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    Shopping Guide for Best MIG Welders

    MIG welders are popular with both professionals and home mechanics, and rightly so. For a modest investment, you get a machine with a wide range of capabilities. Whether you want to fix your child's broken bicycle, make a decorative trellis for the garden, or repair a classic auto, a MIG welder is an invaluable tool. What’s more, even beginners can quickly come to grips with the ins and outs of a MIG welder.

    At BestReviews, we pride ourselves on the in-depth research we perform on products. If you’re shopping for a new MIG welder, we’re happy to recommend the five in our product matrix above. We talk to specialists, examine products in our labs, and compile feedback from owners in order to determine which items are the very best. Our results are completely independent; we never accept manufacturer's samples, so there's no pressure on us to favor a particular tool.

    If you'd like more detail on this topic – MIG welding basics, what to look for in the best MIG welders – please continue reading for more information.

    The proper term for MIG welding is actually GMAW – gas metal arc welding. However, MIG is the common expression and the one most professionals use.

    How MIG Welders Work

    A MIG (metal inert gas) welder is a kind of arc welder, and all arc welders use the same basic principle: an electrical current is passed between two electrodes, causing a short circuit across the gap between them. This short circuit, or arc, can be anywhere from 5,000° F to 40,000° F, so it melts metal very effectively.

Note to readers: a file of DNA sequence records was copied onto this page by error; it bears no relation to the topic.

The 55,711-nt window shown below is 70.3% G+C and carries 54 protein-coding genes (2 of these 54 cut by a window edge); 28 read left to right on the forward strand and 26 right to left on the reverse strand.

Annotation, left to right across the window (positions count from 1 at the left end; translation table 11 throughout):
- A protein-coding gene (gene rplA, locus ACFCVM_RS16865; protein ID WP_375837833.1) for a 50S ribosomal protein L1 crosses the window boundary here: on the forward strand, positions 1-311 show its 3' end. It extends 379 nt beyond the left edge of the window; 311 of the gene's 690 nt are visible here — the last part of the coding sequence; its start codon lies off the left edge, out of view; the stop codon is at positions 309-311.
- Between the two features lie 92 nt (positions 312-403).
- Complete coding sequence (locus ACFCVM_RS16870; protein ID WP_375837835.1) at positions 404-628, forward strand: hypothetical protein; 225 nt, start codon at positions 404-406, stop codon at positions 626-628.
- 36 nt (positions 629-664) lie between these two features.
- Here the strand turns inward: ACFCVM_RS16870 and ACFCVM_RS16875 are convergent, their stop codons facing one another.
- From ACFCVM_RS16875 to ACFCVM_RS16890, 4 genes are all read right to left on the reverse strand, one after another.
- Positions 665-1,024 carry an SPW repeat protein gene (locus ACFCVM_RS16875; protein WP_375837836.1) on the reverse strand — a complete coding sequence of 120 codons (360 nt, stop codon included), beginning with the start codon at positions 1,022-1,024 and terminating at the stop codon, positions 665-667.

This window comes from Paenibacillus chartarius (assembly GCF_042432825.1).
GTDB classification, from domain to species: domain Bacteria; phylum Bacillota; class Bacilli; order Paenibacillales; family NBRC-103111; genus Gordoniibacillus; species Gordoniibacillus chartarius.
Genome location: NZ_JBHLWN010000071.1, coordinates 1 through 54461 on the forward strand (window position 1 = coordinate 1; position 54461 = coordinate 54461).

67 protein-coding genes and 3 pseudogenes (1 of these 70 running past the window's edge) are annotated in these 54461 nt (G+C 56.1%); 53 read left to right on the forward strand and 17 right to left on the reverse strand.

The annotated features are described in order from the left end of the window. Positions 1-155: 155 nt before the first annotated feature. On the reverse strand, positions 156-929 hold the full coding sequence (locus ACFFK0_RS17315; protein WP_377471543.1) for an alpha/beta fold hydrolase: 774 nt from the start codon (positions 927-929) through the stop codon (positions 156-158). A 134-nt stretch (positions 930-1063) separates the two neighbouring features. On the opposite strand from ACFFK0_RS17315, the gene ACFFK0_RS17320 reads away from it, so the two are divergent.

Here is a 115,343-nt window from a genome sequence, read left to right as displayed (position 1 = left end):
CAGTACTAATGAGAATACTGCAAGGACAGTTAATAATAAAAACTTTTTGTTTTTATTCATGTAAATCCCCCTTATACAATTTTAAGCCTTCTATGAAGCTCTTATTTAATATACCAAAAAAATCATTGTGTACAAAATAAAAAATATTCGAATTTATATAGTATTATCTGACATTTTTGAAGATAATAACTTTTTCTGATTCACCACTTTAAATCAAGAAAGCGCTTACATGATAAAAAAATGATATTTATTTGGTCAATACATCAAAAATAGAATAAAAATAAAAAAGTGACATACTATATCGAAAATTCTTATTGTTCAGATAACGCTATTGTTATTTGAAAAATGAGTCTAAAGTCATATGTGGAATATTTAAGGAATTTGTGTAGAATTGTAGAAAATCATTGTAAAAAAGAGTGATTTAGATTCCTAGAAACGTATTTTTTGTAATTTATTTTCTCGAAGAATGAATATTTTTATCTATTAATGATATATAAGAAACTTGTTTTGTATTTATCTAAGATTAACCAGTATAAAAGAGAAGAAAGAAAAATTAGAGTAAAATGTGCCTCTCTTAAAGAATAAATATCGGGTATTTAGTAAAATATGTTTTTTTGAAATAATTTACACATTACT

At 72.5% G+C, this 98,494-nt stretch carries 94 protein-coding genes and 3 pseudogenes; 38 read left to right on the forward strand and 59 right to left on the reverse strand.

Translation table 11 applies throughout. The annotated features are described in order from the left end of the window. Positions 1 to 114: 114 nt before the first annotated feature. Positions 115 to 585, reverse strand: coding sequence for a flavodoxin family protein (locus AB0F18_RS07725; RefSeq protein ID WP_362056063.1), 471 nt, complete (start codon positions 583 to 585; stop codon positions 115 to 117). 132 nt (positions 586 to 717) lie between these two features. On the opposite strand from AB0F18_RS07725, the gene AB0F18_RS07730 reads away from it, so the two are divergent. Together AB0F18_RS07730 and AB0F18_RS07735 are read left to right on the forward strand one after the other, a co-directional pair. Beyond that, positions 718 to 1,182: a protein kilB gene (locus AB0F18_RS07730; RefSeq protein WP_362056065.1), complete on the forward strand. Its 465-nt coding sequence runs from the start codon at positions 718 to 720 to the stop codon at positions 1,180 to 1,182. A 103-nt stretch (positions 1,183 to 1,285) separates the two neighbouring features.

In a MIG welder, one of these electrodes is the metal you are welding, and the other is a spool of metal wire. The wire is fed automatically by pressing the trigger on a handheld gun. The wire becomes a “puddle” of molten metal, thus creating the weld. To prevent the person doing the welding from receiving a powerful electric shock, an earth clip must be connected to a ground point.

    Unfortunately, there's a basic problem with this kind of welding. Nitrogen, oxygen, and other things in the air we breathe contaminate the process. This weakens the weld. The solution is to create a “shield” around the weld area while it's being formed. There are two ways this is achieved.

    • The first method uses gas – usually a mix of CO2 and argon. This is supplied from a tank and piped to the tip of the welding gun. It exits right by the welding wire and forms a protective bubble, or “shield.”

    • The second method uses a metal wire with flux in the center. Strictly speaking, this is called flux-cored arc welding (FCAW), but it's generally seen as one of the two methods of MIG welding.